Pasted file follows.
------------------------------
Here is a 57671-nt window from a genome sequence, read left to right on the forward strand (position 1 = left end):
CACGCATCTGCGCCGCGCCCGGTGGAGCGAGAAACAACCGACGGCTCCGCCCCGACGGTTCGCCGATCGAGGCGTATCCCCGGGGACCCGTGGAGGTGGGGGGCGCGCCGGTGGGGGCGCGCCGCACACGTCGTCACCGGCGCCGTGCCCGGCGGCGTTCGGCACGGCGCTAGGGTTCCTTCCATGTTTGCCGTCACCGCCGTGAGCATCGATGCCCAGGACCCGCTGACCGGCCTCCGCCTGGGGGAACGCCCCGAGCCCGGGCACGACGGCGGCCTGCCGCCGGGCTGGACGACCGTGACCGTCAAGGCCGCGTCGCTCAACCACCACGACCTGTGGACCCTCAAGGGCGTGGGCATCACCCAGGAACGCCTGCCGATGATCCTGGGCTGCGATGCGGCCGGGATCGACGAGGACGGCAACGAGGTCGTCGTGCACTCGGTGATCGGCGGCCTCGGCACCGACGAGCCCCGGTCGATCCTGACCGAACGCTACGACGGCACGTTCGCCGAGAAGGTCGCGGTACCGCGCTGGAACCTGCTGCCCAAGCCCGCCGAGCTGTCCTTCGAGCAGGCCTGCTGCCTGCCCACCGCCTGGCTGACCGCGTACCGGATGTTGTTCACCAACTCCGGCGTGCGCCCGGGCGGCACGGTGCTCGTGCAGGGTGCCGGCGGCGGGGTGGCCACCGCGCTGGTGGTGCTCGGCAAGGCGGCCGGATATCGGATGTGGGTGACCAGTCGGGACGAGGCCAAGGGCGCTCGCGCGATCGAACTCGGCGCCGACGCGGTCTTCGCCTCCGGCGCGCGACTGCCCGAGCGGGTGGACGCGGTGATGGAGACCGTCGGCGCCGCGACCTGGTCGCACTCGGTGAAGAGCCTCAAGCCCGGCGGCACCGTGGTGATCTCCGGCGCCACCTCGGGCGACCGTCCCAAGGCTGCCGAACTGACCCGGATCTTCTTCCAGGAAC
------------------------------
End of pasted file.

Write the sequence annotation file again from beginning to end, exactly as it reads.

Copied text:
Here is a 57671-nt window from a genome sequence, read left to right on the forward strand (position 1 = left end):
CACGCATCTGCGCCGCGCCCGGTGGAGCGAGAAACAACCGACGGCTCCGCCCCGACGGTTCGCCGATCGAGGCGTATCCCCGGGGACCCGTGGAGGTGGGGGGCGCGCCGGTGGGGGCGCGCCGCACACGTCGTCACCGGCGCCGTGCCCGGCGGCGTTCGGCACGGCGCTAGGGTTCCTTCCATGTTTGCCGTCACCGCCGTGAGCATCGATGCCCAGGACCCGCTGACCGGCCTCCGCCTGGGGGAACGCCCCGAGCCCGGGCACGACGGCGGCCTGCCGCCGGGCTGGACGACCGTGACCGTCAAGGCCGCGTCGCTCAACCACCACGACCTGTGGACCCTCAAGGGCGTGGGCATCACCCAGGAACGCCTGCCGATGATCCTGGGCTGCGATGCGGCCGGGATCGACGAGGACGGCAACGAGGTCGTCGTGCACTCGGTGATCGGCGGCCTCGGCACCGACGAGCCCCGGTCGATCCTGACCGAACGCTACGACGGCACGTTCGCCGAGAAGGTCGCGGTACCGCGCTGGAACCTGCTGCCCAAGCCCGCCGAGCTGTCCTTCGAGCAGGCCTGCTGCCTGCCCACCGCCTGGCTGACCGCGTACCGGATGTTGTTCACCAACTCCGGCGTGCGCCCGGGCGGCACGGTGCTCGTGCAGGGTGCCGGCGGCGGGGTGGCCACCGCGCTGGTGGTGCTCGGCAAGGCGGCCGGATATCGGATGTGGGTGACCAGTCGGGACGAGGCCAAGGGCGCTCGCGCGATCGAACTCGGCGCCGACGCGGTCTTCGCCTCCGGCGCGCGACTGCCCGAGCGGGTGGACGCGGTGATGGAGACCGTCGGCGCCGCGACCTGGTCGCACTCGGTGAAGAGCCTCAAGCCCGGCGGCACCGTGGTGATCTCCGGCGCCACCTCGGGCGACCGTCCCAAGGCTGCCGAACTGACCCGGATCTTCTTCCAGGAAC